Story on proposed pet shop laws raises questions

State officials explain existing animal laws

star staff

  A story which ran in the Elizabethton Star newspaper on Sunday, July 25, regarding a local animal rescue group's efforts to get laws regulating the care of animals in pet stores has caused some area residents to question whether or not the state has laws on pet stores.
  Under current Tennessee State laws, only certain pet stores are required to obtain a special license to deal in pets. State law defines a pet "dealer" as "any person who, for compensation or profit, buys, sells, transports (except as common carrier), delivers for transportation, or boards dogs or cats for research purposes or any person who buys or sells 25 or more dogs or cats in any one calendar year for resale within the state or for transportation out of the state." Under existing law, only those stores which fall under the "dealer" definition are required to have the special pet shop license.
  "They are allowed to sell up to 24 (dogs and/or cats) a year without falling under our regulations," said Dr. Philip Gordon, with the Tennessee State Veterinarian's Office, who oversees the state program which licenses pet shops. Gordon also stated that even if the pet store sold other pets such as fish, hamsters, snakes, birds or mice, the only way they are classified as a dealer is if they sell a total of more than 25 cats and dogs in a single calendar year.
  Once a store's owner has been classified as a dealer, then that store must follow regulations from the State Veterinarian's Office, which is a division of the Tennessee Department of Agriculture, and must also be licensed through the state.
  Regulations set forth in the state law require licensed dealers to maintain records of all the cats and dogs that are purchased by the dealer, the animal's breed and sex, what if any medical care the animals needed, vaccination records, from whom they were purchased and to whom they are sold.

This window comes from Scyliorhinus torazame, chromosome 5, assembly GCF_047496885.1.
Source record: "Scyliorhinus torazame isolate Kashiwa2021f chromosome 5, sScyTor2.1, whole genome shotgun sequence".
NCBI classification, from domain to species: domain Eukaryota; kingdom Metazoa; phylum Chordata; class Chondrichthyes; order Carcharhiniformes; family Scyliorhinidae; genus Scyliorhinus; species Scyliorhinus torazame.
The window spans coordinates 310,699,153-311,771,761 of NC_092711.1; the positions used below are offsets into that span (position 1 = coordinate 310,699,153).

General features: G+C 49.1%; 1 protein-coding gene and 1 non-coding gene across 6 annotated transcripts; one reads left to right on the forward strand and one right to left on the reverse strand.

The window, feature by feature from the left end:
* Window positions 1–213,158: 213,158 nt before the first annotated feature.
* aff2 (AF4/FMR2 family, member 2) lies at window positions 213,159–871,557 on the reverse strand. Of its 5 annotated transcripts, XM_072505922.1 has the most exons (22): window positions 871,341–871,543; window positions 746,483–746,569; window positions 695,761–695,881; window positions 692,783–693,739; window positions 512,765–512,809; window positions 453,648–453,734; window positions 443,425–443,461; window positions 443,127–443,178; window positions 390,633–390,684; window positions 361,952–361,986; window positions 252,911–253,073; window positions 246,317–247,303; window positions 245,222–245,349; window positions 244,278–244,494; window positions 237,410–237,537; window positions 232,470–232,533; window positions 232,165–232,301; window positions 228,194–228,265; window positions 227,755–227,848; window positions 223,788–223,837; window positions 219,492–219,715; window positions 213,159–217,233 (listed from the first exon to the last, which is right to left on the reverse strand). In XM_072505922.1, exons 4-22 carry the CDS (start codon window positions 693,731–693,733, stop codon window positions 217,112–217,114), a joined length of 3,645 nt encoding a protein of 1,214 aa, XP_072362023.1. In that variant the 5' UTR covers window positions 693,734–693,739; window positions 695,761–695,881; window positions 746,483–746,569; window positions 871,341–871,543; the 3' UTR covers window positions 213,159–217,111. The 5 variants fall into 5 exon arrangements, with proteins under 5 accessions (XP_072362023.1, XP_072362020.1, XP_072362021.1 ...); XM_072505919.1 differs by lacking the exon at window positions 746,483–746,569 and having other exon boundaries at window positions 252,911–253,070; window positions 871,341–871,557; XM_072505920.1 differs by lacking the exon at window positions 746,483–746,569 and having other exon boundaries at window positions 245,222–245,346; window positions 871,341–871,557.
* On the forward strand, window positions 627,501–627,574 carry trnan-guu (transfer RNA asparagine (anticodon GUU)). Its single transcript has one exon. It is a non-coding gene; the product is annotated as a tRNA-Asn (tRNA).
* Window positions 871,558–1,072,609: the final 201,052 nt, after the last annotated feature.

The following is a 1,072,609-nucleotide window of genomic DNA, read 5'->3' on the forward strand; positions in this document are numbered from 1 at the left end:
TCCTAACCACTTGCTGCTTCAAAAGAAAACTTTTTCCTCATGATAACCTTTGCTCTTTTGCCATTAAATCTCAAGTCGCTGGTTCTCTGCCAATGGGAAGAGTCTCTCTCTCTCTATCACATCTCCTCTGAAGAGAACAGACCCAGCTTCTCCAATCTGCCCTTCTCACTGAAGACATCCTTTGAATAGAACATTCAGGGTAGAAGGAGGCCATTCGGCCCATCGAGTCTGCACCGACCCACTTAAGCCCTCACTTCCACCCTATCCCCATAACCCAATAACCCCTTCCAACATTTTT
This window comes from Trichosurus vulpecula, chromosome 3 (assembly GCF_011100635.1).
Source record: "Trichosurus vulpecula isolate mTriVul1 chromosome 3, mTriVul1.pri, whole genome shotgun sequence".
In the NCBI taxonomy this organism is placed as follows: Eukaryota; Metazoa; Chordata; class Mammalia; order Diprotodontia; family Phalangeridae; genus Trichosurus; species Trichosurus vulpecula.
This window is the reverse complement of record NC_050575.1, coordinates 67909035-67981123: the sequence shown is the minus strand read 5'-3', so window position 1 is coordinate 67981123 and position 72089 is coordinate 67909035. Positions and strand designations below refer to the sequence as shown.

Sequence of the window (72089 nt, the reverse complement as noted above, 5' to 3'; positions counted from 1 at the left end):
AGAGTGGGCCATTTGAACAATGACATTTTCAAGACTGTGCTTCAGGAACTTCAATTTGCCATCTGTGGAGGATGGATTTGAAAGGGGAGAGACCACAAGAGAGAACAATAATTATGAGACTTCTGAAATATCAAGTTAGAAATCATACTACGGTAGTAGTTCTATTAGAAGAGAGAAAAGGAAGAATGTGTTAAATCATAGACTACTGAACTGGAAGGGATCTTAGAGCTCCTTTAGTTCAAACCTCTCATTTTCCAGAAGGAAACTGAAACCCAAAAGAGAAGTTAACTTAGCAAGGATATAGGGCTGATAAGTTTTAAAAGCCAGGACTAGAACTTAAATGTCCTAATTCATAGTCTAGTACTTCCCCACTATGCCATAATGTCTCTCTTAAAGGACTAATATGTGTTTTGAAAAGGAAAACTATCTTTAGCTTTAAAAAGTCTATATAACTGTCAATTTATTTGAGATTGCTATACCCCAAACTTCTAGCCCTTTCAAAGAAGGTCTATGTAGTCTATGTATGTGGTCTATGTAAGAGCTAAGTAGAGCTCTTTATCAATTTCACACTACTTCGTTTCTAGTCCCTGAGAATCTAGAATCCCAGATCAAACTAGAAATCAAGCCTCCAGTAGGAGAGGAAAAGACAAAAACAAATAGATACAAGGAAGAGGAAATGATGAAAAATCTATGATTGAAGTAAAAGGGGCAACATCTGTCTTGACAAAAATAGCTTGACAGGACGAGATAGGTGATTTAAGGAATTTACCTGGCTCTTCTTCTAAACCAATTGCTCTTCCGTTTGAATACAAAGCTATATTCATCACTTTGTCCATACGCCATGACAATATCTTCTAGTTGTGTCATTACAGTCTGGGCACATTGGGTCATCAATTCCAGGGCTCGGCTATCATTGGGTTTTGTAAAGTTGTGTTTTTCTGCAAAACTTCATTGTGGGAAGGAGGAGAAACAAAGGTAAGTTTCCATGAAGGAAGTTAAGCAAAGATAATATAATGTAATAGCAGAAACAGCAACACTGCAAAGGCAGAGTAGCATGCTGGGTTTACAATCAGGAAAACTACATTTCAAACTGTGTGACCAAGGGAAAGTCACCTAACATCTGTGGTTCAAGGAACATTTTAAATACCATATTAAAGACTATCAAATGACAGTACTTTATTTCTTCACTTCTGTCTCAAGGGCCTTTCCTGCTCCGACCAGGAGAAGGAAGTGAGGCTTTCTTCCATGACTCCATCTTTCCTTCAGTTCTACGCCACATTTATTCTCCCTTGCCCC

When it comes to the care of the animals, Tennessee Department of Agriculture Regulation 0080-2-15-.03(1) states that "the dog and cat dealership and any animals, facilities, vehicles, equipment, or other premises used or intended for use in the business comply with the standards set forth in 9 CFR Part 3 (Title 9, Part Three of the Code of Federal Regulations)."
  Gordon stated that Tennessee does not have a set of standards in state law governing the care of the animals, but rather the state regulations require pet dealers to follow standards set forth by the United States Department of Agriculture dealing with the humane treatment of animals and animal husbandry. "We evaluate it based on the federal standards and me personally, I don't feel that was a good idea to make it that stringent," Gordon said, adding that the federal codes are so loosely written that it leaves them very open to interpretation and often makes them hard to understand and enforce.
  The guidelines set in 9 CFR Part 3 detail what type of shelter the animal must be afforded, what sorts of bedding material are acceptable, how often housing facilities are to be cleaned and sanitized as well as how frequently the animals are to be fed and watered. "Dogs and cats must be fed at least once a day, except as otherwise might be required to provide adequate veterinary care. The food must be uncontaminated, wholesome, palatable, and of sufficient quantity and nutritive value to maintain the normal condition and weight of the animal. The diet must be appropriate for the individual animal's age and condition," states the federal code. "If potable water is not continually available to the dogs and cats, it must be offered to the dogs and cats as often as necessary to ensure their health and well-being, but not less than twice daily for at least one hour each time, unless restricted by the attending veterinarian."
  On July 25, the STAR reported that members of Elizabethton-Carter County Animal Rescue were attempting to get the Tennessee State Legislature to pass state laws which would outline the care for animals in pets stores. Denise Reneau, the dispatcher for ECCAR, stated that group's intention is to get laws on the book in the state of Tennessee which would outline proper care for the animals rather than having the state law refer to federal standards. The group also wants to see all pet shops in the state to be required to have a "dealer" license rather than having a license required only of stores or individuals who sell more than 25 dogs or cats in one calendar year.
  Under the current laws, pet stores which are not required to have a dealer license through the State Veterinarian's Office are also not required to follow the guidelines set forth by the office, which leaves many pet shops in the state of Tennessee unregulated.
  However, according to Assistant District Attorney Ken Baldwin, if a pet store owner is negligent in the care of the animals in their charge, the owner could face criminal charges. "There are no specific criminal laws on pet shops," Baldwin said. "But, in so far as the regular laws that apply to animal cruelty, they apply to pet shops just like they would an individual."